Ross Family Recreation Center enhances athletics, wellness facilities

The James David Ross Family Recreation Center was dedicated April 28, 2017, with ribbon-cutting ceremonies celebrating the donor-named areas, tours of the facility, and a dinner in the new building, showcasing the expanse of space available. The upgrade to W&J’s wellness facilities was made possible by the generosity of David A. Ross ’78 and other donors.

“I have no doubt the new recreation center will help us attract great athletes but most importantly, it will give every student a place to work out and stay healthy and active that they can call their own,” said Ross.

Ross named the facility for his father, James David Ross. Ross’s brothers, Gary and Curt, and his mother, Pat, were in attendance at the building’s dedication ceremony.

“As an alumnus, a Trustee, and Chair of our Property, Building and Grounds Committee, David has literally changed the face of W&J by guiding the construction of several buildings, through his generous support of Ross Memorial Park, where our highly nationally ranked baseball team plays, and by providing both the funding and the vision for the Ross Family Recreation Center,” said President Dr. Tori Haring-Smith. “We could never have done this without David’s support.”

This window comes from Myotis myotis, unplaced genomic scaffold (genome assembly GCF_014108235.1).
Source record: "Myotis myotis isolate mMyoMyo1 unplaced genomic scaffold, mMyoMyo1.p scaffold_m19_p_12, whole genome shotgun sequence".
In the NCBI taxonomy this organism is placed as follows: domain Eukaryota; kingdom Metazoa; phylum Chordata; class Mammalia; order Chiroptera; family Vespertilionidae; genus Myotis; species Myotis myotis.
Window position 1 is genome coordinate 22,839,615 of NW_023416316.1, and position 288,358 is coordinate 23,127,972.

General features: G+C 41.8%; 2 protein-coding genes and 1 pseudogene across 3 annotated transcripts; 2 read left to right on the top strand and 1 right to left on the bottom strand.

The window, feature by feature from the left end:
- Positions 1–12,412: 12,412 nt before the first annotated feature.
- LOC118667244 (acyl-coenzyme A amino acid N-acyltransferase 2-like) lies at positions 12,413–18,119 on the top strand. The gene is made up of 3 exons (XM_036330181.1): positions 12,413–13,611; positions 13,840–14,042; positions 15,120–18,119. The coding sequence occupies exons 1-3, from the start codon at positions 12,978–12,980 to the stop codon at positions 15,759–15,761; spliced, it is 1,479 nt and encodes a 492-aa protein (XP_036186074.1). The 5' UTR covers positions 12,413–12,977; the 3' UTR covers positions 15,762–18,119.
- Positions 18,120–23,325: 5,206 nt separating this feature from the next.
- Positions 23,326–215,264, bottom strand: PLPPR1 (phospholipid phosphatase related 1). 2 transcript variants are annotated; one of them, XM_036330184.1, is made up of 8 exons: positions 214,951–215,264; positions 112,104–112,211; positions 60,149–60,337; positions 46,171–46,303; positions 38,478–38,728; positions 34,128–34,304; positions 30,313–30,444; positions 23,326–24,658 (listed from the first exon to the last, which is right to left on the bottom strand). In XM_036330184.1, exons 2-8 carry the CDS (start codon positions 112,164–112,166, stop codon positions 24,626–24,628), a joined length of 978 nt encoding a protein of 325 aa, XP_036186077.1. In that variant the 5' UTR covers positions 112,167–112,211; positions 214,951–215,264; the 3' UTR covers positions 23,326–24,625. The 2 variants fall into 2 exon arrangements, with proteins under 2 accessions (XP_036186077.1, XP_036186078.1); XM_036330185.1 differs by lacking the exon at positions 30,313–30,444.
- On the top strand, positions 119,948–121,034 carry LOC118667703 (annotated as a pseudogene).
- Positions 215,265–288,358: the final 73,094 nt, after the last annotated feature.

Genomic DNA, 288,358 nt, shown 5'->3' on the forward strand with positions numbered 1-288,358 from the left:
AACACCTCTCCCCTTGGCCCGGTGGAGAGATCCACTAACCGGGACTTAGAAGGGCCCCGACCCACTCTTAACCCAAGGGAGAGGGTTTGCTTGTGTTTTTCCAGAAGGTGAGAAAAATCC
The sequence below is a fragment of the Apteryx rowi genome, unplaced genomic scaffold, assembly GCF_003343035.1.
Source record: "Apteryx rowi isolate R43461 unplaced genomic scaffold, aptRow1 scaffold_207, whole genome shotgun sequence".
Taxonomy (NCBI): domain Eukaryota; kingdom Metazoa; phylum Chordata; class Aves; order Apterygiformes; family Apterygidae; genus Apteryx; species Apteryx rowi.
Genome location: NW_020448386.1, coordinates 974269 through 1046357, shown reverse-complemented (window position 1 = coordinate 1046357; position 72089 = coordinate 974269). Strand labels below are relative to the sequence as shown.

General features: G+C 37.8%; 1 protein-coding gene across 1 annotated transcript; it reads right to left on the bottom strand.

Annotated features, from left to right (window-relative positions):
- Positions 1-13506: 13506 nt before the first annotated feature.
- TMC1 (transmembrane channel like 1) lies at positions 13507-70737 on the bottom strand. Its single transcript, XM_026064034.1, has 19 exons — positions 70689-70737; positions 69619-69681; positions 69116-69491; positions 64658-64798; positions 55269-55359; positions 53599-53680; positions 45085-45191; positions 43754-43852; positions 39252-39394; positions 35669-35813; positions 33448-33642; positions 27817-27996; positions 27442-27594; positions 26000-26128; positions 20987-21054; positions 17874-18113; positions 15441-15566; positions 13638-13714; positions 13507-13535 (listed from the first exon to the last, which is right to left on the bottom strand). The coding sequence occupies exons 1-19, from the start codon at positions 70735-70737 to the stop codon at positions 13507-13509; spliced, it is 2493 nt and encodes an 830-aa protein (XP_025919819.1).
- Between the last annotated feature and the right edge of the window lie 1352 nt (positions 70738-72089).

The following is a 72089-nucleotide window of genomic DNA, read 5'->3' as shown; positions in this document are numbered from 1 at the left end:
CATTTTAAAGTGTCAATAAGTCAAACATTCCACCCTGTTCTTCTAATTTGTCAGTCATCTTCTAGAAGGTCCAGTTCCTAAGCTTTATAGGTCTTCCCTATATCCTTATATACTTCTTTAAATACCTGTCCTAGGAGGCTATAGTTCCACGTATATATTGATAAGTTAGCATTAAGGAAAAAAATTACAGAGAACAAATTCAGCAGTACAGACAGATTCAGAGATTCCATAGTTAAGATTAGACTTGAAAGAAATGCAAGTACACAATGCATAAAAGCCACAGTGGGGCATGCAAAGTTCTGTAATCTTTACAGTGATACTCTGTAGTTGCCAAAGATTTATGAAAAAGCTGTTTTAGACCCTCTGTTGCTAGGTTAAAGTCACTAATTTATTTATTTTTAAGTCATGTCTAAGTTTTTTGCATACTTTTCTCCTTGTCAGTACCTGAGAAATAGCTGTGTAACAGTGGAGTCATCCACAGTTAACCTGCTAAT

Ross is the founder of Atlantic Realty, one of the largest privately owned real estate developers in the Washington, D.C. area. He has also been instrumental in the construction of the Swanson Science Center and the renovation of Dieter-Porter Life Sciences Building.

Built in 1970, the Henry Memorial Center has served as the focal point of indoor athletic and recreational activity on the W&J campus. Since its construction, the College’s varsity, club, and intramural sport offerings have nearly tripled. Facilities have not grown as quickly to accommodate the increased demand for student fitness options.